Push your rosette all the way to the bottom and hold for a few seconds.  You know it's okay when you lift your fingers and the rosette doesn't pop back up at all.  Congratulations!  You've just made a round rosette!


Now, to make an oval rosette, you basically repeat all of the steps above, but change the last part, where you push it down.  Also, make sure your strip is no bigger than, say, 1 1/4" thick.  You need a bit more wiggle room for this to work, and the finished rosette ends up bigger anyway, so it balances out.

Get to the point when you'll be pushing the rosette down.  Don't just push it down straight, though.  Stretch it slightly from side to side before you push it down and you will end up with a pleasing oval shape.  (I usually do this with two hands.  It's only one hand below because I had to hold the camera with my other hand.)


Instead of a cardstock square, cut yourself a cardstock rectangle.  Put a relatively large bit of hot glue onto the rectangle.


Push the rosette down, stretching the sides, and looking down through the middle to make sure you'll hit the glue.  You may have a tiny bit of wiggle room to adjust sides, but it's mostly just moving forward and hoping for the best.


You can see my oval rosette in the card below, which I made as part of my husband's Valentine Card Bomb.  Obviously this wouldn't do for an envelope, but they get displayed instead of given, really.  I think a card like this wouldn't need an envelope, anyway.  Just stick it in a gift bag as is and let it be part of the present.


Now, for the evil maths.  I'm going to do my best to explain this in such a way that no one gets too upset.  Once you understand this, you will always know how long to make a strip for any rosette you want to make.  If you've ever worked hard and folded up a strip only to have it be too short to form a flat circle after you've already glued everything, you will feel motivated to learn this.

Basically, you have three parts to any circle.  They are:

Radius: measurement halfway across
Diameter: measurement all the way across
Circumference: measurement all the way around

To put this in rosette theory, the width of your beginning strip is the radius because that measurement is only halfway across your finished circle.  When your rosette is finished, the diameter is the measurement all the way across the rosette.

When you start with a 1" wide strip, that's the radius.  The finished diameter of your rosette will be 2".  If you start with a 1.5" strip, your finished diameter will be 3".

That might not seem so scary, but we haven't gotten to pi yet.  Yes, I said pi.  Hold your hats, I promise this won't be too bad.  Pi is basically equal to 3.14, and that's as far as we need to go for our rosettes. 3.14 is just a number, and it's not scary at all.  It's a very special number, and I'll explain why.  When we get finished here, I think you will LOVE pi.

Pi is an expression of the ratio between the circumference of the circle and its diameter.  The circumference of any circle (including your rosette) is always about 3.14 times the diameter.

The circumference of the circle is the outside line, all the way around.  Basically, why this matters to you is the fact that the circumference of the circle will never be longer than the length of your strip.  You can imagine that when you cut your strip, one side of the strip (usually the punched end, if you decorate it), will end up circling the outside, and that side will become the circumference.  If the strip is longer than the desired circumference, you'll be fine.  If it's shorter, you'll end up not being able to push the folded circle down to form the rosette.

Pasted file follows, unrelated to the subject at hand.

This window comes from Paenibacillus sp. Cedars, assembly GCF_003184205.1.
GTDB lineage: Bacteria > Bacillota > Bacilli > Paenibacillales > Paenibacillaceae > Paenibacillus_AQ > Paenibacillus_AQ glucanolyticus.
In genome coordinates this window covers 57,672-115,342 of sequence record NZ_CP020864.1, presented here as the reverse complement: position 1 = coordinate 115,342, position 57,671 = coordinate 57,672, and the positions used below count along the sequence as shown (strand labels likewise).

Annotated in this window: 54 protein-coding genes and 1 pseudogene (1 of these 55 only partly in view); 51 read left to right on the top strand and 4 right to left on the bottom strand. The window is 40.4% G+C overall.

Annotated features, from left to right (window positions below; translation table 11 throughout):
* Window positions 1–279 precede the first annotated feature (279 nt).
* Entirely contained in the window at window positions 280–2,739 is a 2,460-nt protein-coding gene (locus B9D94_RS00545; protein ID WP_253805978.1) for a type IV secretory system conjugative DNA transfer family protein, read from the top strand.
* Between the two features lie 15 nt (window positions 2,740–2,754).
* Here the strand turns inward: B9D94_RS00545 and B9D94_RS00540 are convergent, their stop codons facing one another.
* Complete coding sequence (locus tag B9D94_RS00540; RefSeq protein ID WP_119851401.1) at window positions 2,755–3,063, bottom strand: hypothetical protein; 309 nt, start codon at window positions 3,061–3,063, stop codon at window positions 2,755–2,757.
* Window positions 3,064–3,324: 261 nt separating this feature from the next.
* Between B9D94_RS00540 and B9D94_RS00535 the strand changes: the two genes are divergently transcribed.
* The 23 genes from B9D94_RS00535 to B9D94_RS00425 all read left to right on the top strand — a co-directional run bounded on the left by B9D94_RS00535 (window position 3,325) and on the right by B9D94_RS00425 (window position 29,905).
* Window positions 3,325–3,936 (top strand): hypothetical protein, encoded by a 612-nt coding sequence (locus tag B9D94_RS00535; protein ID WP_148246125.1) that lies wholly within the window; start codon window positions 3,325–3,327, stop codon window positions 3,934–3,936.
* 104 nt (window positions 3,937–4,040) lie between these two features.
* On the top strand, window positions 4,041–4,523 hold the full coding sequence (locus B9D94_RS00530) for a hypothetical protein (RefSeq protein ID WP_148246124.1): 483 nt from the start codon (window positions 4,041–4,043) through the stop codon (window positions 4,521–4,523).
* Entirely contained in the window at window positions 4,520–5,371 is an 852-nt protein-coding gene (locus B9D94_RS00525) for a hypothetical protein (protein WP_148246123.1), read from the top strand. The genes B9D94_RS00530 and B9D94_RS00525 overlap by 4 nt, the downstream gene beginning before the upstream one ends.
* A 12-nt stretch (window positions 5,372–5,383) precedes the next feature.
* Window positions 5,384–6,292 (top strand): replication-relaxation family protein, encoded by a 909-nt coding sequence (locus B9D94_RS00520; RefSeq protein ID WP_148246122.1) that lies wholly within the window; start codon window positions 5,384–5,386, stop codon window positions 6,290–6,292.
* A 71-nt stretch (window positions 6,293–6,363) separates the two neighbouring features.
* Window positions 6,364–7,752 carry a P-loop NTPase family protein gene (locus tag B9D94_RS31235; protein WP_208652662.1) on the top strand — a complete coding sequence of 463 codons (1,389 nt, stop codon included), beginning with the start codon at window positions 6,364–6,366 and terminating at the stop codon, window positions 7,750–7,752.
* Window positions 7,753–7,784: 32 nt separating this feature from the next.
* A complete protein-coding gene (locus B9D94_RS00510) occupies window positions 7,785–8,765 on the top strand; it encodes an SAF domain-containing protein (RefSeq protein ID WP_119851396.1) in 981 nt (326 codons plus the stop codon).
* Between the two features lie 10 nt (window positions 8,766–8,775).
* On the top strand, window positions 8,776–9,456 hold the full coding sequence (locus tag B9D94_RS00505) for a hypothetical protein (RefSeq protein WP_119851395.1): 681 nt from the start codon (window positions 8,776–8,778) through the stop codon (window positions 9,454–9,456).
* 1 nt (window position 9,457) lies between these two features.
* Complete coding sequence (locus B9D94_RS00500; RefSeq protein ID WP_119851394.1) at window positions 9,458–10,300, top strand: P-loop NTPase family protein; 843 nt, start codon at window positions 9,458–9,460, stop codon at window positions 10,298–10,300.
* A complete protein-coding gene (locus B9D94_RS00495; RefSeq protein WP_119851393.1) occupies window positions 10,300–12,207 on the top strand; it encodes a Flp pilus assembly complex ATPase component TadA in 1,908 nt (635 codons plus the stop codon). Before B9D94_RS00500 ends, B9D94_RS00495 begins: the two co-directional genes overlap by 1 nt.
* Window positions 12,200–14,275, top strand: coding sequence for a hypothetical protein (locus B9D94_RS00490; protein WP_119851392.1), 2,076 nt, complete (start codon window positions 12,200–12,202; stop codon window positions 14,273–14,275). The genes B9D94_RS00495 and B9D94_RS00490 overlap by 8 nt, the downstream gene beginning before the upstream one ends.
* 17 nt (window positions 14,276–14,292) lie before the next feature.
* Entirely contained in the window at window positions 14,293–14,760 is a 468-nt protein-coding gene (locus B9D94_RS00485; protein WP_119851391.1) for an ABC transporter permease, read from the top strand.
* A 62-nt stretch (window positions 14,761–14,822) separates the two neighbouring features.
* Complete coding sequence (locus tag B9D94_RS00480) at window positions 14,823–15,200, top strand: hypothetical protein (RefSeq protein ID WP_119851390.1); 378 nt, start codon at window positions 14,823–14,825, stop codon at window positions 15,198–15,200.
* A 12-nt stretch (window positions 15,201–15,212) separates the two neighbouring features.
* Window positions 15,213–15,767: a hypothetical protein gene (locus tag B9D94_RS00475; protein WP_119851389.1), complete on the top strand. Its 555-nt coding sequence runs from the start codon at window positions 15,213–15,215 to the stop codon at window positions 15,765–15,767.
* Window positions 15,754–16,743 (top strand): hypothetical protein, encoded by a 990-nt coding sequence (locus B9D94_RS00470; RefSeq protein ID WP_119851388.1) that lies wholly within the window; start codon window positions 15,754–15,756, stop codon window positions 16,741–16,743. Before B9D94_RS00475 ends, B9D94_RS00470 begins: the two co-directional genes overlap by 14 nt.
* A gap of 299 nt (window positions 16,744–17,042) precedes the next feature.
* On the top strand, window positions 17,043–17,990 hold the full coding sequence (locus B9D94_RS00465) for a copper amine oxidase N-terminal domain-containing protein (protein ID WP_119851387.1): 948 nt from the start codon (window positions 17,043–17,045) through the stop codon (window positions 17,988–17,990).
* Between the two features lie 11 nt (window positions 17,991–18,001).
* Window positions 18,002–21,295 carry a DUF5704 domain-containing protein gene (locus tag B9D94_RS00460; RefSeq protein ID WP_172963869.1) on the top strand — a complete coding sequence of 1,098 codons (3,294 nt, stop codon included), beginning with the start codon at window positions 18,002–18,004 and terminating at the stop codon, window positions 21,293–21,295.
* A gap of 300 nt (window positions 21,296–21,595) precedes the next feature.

How do you know your desired circumference?  You multiply your diameter by 3.14, or, pi.  If you're making your 2" rosette, for instance, it breaks down like this:

Initial strip width: 1"
Final diameter: 2"
Circumference: 2 x 3.14 = 6.28"

Your strip needs to be at least 6.28" long.  You'd be totally fine to make a 2" rosette from a 12" strip.  This is where the math magic comes in.

For a 3" rosette, it breaks down like this:

Initial strip width: 1.5"
Final diameter: 3"
Circumference: 3 x 3.14 = 9.42"

Your strip needs to be at least 9.42" long.

For a 4" rosette, it breaks down like this:

Initial strip width: 2"
Final diameter: 4"
Circumference: 4 x 3.14 = 12.56"

You need a strip that's at least 12.56" long, which is why a 12" strip won't work for a 4" rosette.  You'd need to basically accordion fold an extra two-three inch piece and glue it to your folded up 12" strip in order to make it work.

For a 6" rosette, this is what you'd do:

Initial strip width: 3"
Final diameter: 6"
Circumference: 6 x 3.14 = 18.84"

For these, I will cut two 12" long 3" strips and score them every 1/2" instead of every 1/4".   Glue the strips together and then glue the ends together to make your final rosette.

Anyway, I know that was a very long winded and technical explanation for how to make rosettes, but understanding this has sure helped me in making sure I'm always cutting the right lengths for the rosette I want to make.  You also don't absolutely have to use a calculator each time.  Just multiple your diameter by three, and round up at least two inches, and you should be fine.  Now go make some awesome rosettes!  ^_~

1 comment:

  1. You are a joy to read! You're funny and your instructions are clear and encouraging! Thanks for sharing the tutorial... I'm off to make some Rosettes with the, not as scary as I thought, scary maths!
    Dana

    ReplyDelete